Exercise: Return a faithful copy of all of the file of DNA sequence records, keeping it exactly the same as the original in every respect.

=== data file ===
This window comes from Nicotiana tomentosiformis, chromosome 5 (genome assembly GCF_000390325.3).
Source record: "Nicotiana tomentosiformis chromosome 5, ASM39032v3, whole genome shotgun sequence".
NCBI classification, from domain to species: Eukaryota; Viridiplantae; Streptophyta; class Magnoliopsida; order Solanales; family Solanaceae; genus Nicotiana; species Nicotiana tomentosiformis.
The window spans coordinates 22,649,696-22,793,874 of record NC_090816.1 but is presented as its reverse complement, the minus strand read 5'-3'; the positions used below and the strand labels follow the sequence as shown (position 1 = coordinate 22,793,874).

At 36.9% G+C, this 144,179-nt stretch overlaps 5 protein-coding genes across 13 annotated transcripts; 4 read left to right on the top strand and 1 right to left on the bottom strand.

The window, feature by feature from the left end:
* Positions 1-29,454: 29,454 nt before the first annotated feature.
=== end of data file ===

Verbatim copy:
This window comes from Nicotiana tomentosiformis, chromosome 5 (genome assembly GCF_000390325.3).
Source record: "Nicotiana tomentosiformis chromosome 5, ASM39032v3, whole genome shotgun sequence".
NCBI classification, from domain to species: Eukaryota; Viridiplantae; Streptophyta; class Magnoliopsida; order Solanales; family Solanaceae; genus Nicotiana; species Nicotiana tomentosiformis.
The window spans coordinates 22,649,696-22,793,874 of record NC_090816.1 but is presented as its reverse complement, the minus strand read 5'-3'; the positions used below and the strand labels follow the sequence as shown (position 1 = coordinate 22,793,874).

At 36.9% G+C, this 144,179-nt stretch overlaps 5 protein-coding genes across 13 annotated transcripts; 4 read left to right on the top strand and 1 right to left on the bottom strand.

The window, feature by feature from the left end:
* Positions 1-29,454: 29,454 nt before the first annotated feature.